Equipping the future STEM workforce with 21st century competencies that hiring managers are looking for today
Singapore, 28 July 2022 – The top five 21st century competencies hiring managers in the STEM industry are looking for in fresh graduates are – Problem Solving, Communication, Collaboration, Adaptability and Critical Thinking – and students show high awareness of these skills needed for career success.
In the latest research ‘Close the Skills Gap: STEM to STEAM’ by United Women Singapore (UWS), supported by STMicroelectronics, 400 female students in STEM areas of study and over 100 hiring managers highlighted the importance of 21st century competencies in order to stand out when applying in today’s job market.
The 21st century competencies were defined for the purpose of this research as seventeen fundamental skills needed to navigate fast changing times, and typically accrued as benefits from an arts education. These include Critical Thinking, Communication, Innovation, Problem Solving, Adaptability and Self-Confidence among others. In the face of evolving expectations of our workforce, these 21st century competencies are deemed imperative in succeeding in a STEM career.
The hiring managers interviewed prioritise 21st century competencies over other aspects such as technical knowledge or team fit while making the hiring decision, irrespective of the candidate’s experience. Students seemed generally well aware of the importance of 21st century competencies to succeed in the STEM industry. But despite this understanding, the students rated themselves low in most of the skills, especially in Self-Confidence and Negotiation skills. Eighty percent of female students recognise that Self-Confidence is important for a successful career, but only one in two female students reported that they feel that they possess Self-Confidence and Negotiation skills.
The confidence gap in females is consistent with the findings of UWS’ earlier research study titled ‘The STEM Gender Gap: Perceptions of girls towards STEM fields and careers’ conducted in 2021, where more young female students felt they are not qualified enough for a job in a STEM field, compared to their male counterparts.
Another significant insight from the latest research also sheds light on the gaps in these competencies highlighted by the hiring manager. Out of the top four competencies that hiring managers look for in interviews – Problem Solving, Communication, Collaboration, Critical Thinking – 40% of hiring managers reported these skills lacking in young candidates during the hiring process.
“Our research and conversations with girls and young women have repeatedly pointed to the confidence gap in girls especially in the STEM field. For girls, it is not a matter of competence but confidence. Empowering students who are embarking on a career in the STEM industry by equipping them with future-ready skill sets and 21st century competencies is not just the responsibility of the education system, but also other stakeholders.” said Georgette Tan, President of United Women Singapore.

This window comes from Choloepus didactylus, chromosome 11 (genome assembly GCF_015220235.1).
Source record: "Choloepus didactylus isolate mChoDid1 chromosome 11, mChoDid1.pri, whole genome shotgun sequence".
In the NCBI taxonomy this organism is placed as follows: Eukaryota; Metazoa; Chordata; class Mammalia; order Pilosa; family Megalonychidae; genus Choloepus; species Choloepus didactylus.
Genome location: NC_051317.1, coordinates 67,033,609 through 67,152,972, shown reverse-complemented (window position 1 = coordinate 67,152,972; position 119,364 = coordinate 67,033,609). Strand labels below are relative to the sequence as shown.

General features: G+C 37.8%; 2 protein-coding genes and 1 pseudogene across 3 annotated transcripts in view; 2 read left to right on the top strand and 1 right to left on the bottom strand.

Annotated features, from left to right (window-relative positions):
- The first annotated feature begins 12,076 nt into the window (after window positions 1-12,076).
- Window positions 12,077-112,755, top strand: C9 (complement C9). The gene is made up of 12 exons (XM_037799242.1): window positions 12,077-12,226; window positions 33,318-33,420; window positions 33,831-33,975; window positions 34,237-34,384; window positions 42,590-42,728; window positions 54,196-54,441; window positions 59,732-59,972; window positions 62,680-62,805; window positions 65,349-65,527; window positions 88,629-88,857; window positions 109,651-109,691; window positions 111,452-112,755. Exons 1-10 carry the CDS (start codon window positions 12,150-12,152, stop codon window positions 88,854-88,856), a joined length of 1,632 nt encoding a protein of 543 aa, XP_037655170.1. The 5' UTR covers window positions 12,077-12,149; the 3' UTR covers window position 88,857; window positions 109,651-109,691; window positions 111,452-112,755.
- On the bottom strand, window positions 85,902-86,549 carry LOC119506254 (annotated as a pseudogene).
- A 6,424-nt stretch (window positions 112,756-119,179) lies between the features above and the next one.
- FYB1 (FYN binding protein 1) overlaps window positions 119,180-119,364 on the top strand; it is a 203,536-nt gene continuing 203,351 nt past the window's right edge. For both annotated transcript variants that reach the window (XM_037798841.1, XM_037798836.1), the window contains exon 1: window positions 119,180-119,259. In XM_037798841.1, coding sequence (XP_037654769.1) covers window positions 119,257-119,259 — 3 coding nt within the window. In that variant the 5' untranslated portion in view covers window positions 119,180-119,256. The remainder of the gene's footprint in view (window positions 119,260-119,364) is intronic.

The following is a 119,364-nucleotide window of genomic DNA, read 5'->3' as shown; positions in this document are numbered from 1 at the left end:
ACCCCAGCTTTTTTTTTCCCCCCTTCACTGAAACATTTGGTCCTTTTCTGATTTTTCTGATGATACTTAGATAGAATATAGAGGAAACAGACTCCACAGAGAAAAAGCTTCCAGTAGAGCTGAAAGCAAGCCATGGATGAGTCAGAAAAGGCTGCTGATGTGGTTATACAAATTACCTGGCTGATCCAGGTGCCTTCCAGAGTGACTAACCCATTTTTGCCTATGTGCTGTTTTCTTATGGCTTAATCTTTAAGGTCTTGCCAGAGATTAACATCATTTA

Among other findings, female students were keen to equip themselves with job readiness skills such as interview skills, cover letter and resume writing in the next 2-5 years. The research also showed that 60% of hiring managers believe internship experience can help fresh graduates to prepare for a STEM-related job. With female students rating themselves highly in Adaptability, these new age talents will develop new skills more quickly and be open to lifelong learning to adapt to challenges and change in the future workforce.
“Parents, the community, civil society and the private sector are all part of the ecosystem to bridge the skills gap in the future workforce through cultivating opportunities like internships and mentorship programmes to nurture young talent and boost the confidence of young women” Georgette Tan adds.
Foo Kuo Yang, Human Resource Director for STMicroelectronics in Singapore commented that, “The ability to be agile and constantly acquire new skills in a fast-changing landscape are essential complements to pure technical skills,”
“ST, together with our partners like UWS, are committed in our efforts to continuously bridge the skills gaps to boost the confidence of female students in pursuing meaningful STEM-related careers.”
To launch the research findings, a panel discussion will be held at Shangri-La Singapore on 28 July 2022. The panel, moderated by Georgette Tan, will feature Dr Lilian Koh, Founder and CEO of FinTech Academy, Foo Kuo Yang, Human Resource Director Front-end Manufacturing for STMicroelectronics in Singapore, and Krystal Lim, Champion for Girls & Women in STEM.
Girls2Pioneers, UWS’s flagship initiative, has been successfully running since 2014, focusing on empowering girls with STEM skills. However, it is imperative to arm students with the right skills to adapt and cope with the post-pandemic job market characterised by change and uncertainty. Introducing 21st century skills into the STEM curriculum is necessary to encourage students to think critically and approach real-world problems with creative solutions.
The full research will be available on 28 July at www.uws.org.sg/research.
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About United Women Singapore
United Women Singapore (UWS) is a local non-profit organisation with Institution of Public Character (IPC) status. It advances women’s empowerment and gender equality and builds a pipeline of women leaders and influencers in Singapore. The organisation works towards narrowing the gender equality gap through education and raising awareness and advocacy on issues such as anti-violence and women’s empowerment, with the support of key stakeholders including corporate partners, government agencies, academia, the diplomatic community, non-profit and community groups and the wider community.
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